Two drifters, one a gentle but slow giant, try to make money working the fields during the Depression so they can fulfill their dreams.
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This was a movie that I wouldn't recommend. It's not as horrible as the other reviewer here made it out to be but it isn't good. The movie doesn't evolve at all. It seems like it is just one big long scene. Once they get to the ranch they pretty much never leave. This makes the story too drawn out. John Malkovich did not play a believable Lennie. Gary Sinise didn't show much emotion for this part. It seemed like he was forcing himself to take this role on and it showed. 4/10
Critics and amateur reviewers alike appear to be so influenced by the genuine strength of Steinbeck's novel, and the generally admirable performances of Sinese and Malkovitch in other films, that they embraced this movie accordingly, not paying enough attention to what they actually saw on screen!
Casting Malkovitch as Lennie was preposterous. The character is supposed to be an imposing mountain of a man, immediately striking fear in all strangers. John is puny, even compared to the miniscule Sinese. This takes away ALL of the power of that character. We simply don't believe he could scare anyone, nor annoy and intimidate Curly. Sinese doesn't portray either the intelligence of George, nor his honest affection for Lennie. Sinese overplays his frustration (merely occasional in the book) to the point where I wanted to yell to Lennie onscreen "leave that rotten SOB!" The dialogue between the two, so powerful in the book, falls apart into an annoying exchange that seems like a phone call between a telemarketer and a reluctant customer. There are many important people at the camp, a rich panoply that focus the main duo and drive the eventual tragedy. But here none of them measure up to their key roles.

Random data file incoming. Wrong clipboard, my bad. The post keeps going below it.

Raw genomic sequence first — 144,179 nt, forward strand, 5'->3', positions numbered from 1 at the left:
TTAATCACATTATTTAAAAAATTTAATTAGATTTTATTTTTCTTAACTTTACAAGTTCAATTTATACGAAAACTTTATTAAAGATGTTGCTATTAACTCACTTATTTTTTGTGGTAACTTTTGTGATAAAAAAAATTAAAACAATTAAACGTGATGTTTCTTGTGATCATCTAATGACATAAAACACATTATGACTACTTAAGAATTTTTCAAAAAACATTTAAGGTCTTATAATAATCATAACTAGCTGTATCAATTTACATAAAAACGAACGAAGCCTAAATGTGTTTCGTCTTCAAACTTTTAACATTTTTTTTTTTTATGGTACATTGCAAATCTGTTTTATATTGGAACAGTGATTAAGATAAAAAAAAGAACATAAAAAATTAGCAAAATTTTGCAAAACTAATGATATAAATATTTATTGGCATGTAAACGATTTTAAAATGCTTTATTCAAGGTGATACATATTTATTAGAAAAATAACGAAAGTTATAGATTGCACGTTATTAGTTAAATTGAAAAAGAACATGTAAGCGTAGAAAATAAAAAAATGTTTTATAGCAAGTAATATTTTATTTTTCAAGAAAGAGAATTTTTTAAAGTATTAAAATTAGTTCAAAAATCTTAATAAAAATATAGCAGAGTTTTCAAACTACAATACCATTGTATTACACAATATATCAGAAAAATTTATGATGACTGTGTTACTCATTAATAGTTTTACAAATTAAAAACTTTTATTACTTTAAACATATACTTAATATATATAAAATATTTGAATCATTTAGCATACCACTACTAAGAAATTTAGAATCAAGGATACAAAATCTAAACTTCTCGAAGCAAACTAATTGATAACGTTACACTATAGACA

Why anyone would attempt to remake this film is beyond me. NOTHING could come close to the amazing black and white original with Burgess Meredith as George, and Lon Chaney Jr. as Lennie. Not only were they great actors, but they melded into their characters so naturally that one believes they are "watching' the novel rather than a movie. I read the book long before I saw that original, and when I finally did, it was as if the very people I imagined in my head appeared onscreen exactly as I thought they'd look and act. Skip this travesty at all costs!